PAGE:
Review Summary: Introduce Me To Your Family
When Otoboke Beaver played in London last week, several small details stood out to me; the mosh pit had the highest concentration of smiles of any gig I’ve seen, whenever frontwoman Accorinrin’s English rapport faltered in between songs, guitarist Yoyoyoshie (who wore her strap unusually high) would step in with a tried-and-tested howl of “WE ARE OTOBOKE BEAVER”
, and (of course) my friend and I both crushed hugely on bassist Hiro-chan. What is most surprising to me, however, is how I can still remember any of this after such a such a devastatingly proficient and sensationally entertaining performance. Language barrier notwithstanding, the band played a stormer of a set that got people dancing, screaming and grinning with just the kind of wholesome intensity I’d hoped they’d inspire. I had no idea what size of crowd a hardcore girl group from Kyoto would draw in the UK at this point in their career, and I bought my ticket on the understanding that I might be one of the only people dancing in an otherwise static, underattended room.
I should never have doubted, however, because Itekoma Hits
, Otoboke Beaver’s new album, is a punk firestorm that strikes an instant accessibility while never sounding less than blisteringly energetic. It’s slick, fast, angry, unpredictable and - above all - stupendously fun in a way that was always bound to get a good crowd together and on their feet. This album is a straight-up thrill that never lets up in the slightest throughout its half-hour runtime. The band’s knack for trading repetitive chants and riffs against off-kilter quirks translates well into their concise model of songwriting; there’s a lot going on here for a punk four-piece, but they present it very clearly and the result is delightfully infectious.
What really marks these girls out from the pack is the staggering level of precision they bring to the table. Guitarist Yoyoyoshie is a particular standout, showing off a real knack for unconventional licks and accents that nod towards the Melt-Banana school of textural guitar stylings as they do the basics of three-chord hardcore, but the whole band maintain a high standard of tight musicianship throughout this album. Impressive as their chops are, the best part is how they weave them into the songwriting: these songs are full of off-kilter punctuations and stop-start dynamics that are executed within a heartbeat. The band know their craft and channel these into a fierce, unpredictable sense of momentum that is fractured and restored at their whim, giving Itekoma Hits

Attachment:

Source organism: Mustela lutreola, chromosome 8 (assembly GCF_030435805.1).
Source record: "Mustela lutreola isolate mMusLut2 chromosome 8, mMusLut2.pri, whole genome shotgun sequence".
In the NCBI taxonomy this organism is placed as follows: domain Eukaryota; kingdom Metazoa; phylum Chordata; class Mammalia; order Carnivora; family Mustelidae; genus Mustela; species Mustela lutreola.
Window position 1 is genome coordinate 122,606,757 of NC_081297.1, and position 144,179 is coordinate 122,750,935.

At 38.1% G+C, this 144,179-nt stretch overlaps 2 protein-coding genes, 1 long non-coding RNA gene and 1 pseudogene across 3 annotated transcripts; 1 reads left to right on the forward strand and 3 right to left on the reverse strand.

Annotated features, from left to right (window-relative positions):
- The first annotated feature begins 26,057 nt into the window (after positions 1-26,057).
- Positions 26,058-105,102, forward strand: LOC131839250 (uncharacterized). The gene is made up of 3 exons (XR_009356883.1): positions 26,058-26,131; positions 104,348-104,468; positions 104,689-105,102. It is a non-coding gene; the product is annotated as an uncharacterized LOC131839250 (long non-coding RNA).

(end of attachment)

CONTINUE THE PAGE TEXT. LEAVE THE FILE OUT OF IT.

a rare crossover appeal between intensity- and experimentally- inclined audiences. Their music has a range of adventurous ideas, but all of them are directed towards the facets of punk that made it so exciting and fun to begin with. It’s this sense that translated especially well live (and applies equally in studio): Otoboke Beaver play unapologetically ferocious music in a way that feels more welcoming than it does aggressive. They’re a sure-fire hit for fans of the genre, but also the rare kind of ‘heavy’ band that many listeners of different tastes will likely find enjoyable; there’s something fun and wholesome in the band’s thunder and fury that comes across quite distinctly.
It helps that their tracks are very consistent, which is critical to making Itekoma Hits
the blast it is; it’s not a highlight album in the slightest, and it’s something of a wasted effort to pick out which tracks are better or worse. The standouts, then, are the songs that show slightly more stylistic divergence: Introduce Me To Your Family
springs to mind as the grooviest thing here, while 6 day working week is a pain
squeezes what feels like an unlikely hardcore epic into just under three minutes. At the end of the day, however, the qualities of this album are sufficiently face-value that anyone not consumed by the perceived novelty of four Japanese women playing breakneck punk with frequent English language lyrics will likely find a lot to enjoy here.